ZIMBABWE’s second biggest platinum miner, Mimosa Mines, has implemented a raft of measures including slashing salaries as part of a cost cutting strategy.
The platinum miner has suffered from the continued plummeting of platinum prices on the world market from a peak of $1,700 per ounce to an average of $950 per ounce currently being fetched for the white metal.
In 2014, Mimosa embarked on a labour rationalisation exercise where it retrenched 100 workers in an effort to streamline its operations in light of falling metal prices.
Fungai Makoni, the company’s managing director, told Chronicle Business the company has slashed salaries across the board and reviewed contracts with service providers among other measures to sustain operations.
“World metal prices are beyond our control and what’s within our control is the cost management and the efficiencies. We’ve done a lot in terms of cost containment in order to mitigate against the low metal prices,” said Makoni.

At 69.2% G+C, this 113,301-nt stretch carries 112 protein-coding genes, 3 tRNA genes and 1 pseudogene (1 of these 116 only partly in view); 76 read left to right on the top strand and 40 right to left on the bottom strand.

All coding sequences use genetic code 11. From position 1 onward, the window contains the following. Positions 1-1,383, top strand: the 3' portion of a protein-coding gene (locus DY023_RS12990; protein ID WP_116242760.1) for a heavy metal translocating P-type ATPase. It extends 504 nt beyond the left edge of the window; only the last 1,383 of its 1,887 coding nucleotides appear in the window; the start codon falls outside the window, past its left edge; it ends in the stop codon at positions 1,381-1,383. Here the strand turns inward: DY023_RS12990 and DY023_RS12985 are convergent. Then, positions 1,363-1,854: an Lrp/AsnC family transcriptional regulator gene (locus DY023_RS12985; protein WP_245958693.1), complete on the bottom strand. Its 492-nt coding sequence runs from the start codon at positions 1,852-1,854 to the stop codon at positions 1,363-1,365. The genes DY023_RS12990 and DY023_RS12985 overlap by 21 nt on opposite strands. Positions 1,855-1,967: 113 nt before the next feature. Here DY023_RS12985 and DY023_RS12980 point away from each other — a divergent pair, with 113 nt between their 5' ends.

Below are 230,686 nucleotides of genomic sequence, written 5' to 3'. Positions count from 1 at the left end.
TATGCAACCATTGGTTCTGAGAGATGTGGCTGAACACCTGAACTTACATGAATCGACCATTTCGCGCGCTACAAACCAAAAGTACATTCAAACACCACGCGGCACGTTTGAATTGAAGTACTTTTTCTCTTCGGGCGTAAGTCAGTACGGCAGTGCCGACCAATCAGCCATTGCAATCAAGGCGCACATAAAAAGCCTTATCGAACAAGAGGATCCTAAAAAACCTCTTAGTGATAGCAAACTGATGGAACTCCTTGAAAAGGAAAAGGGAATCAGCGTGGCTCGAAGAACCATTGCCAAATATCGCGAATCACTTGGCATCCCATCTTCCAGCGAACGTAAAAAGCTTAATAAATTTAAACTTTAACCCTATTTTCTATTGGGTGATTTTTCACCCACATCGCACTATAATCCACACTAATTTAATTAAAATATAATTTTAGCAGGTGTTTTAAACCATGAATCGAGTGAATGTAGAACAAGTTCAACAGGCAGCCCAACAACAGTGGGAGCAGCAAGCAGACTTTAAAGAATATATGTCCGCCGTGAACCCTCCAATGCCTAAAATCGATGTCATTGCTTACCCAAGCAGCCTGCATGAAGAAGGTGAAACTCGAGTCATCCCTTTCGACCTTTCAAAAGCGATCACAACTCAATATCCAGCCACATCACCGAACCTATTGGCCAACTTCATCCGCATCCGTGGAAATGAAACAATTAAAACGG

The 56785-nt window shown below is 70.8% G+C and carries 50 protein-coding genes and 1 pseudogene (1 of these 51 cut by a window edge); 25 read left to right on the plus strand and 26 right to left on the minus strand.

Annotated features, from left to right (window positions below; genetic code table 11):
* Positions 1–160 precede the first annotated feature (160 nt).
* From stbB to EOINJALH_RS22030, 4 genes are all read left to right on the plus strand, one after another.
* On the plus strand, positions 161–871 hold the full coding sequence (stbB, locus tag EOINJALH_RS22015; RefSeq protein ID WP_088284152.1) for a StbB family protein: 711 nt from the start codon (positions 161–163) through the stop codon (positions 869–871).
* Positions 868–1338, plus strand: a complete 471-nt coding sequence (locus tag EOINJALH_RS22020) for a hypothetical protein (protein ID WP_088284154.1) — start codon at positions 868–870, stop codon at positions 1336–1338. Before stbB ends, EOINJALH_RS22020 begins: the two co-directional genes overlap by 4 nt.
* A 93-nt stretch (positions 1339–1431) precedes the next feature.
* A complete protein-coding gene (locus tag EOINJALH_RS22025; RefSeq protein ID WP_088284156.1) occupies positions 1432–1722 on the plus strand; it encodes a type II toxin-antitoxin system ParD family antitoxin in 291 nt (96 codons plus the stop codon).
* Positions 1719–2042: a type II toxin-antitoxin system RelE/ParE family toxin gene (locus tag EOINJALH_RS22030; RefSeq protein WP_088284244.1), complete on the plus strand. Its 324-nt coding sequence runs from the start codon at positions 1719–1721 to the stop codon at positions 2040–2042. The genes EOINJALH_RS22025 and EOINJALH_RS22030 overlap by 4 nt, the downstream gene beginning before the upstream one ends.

“This has seen us remain viable as a business. The challenge continues because the prices remain soft and we need to be focused on cost containment and production efficiencies. We’ve had to reduce our wage bill and a number of initiatives in terms of how we procure among other measures.”
Low platinum prices saw Mimosa revenue dipping by 32 percent to $99 million in the half year to December 2015. This also saw the mine’s production decreasing by six percent to 1,238 million tonnes.
However, the Zvishavane-based miner’s production in the period under review went up two percent to 60,214 platinum group metals (pgm) ounces, compared to the previous comparable period. Last year, Shurugwi based platinum miner, Unki Mines, asked its suppliers to cut prices by between five to 15 percent in response to the depressed base metal prices on the international market.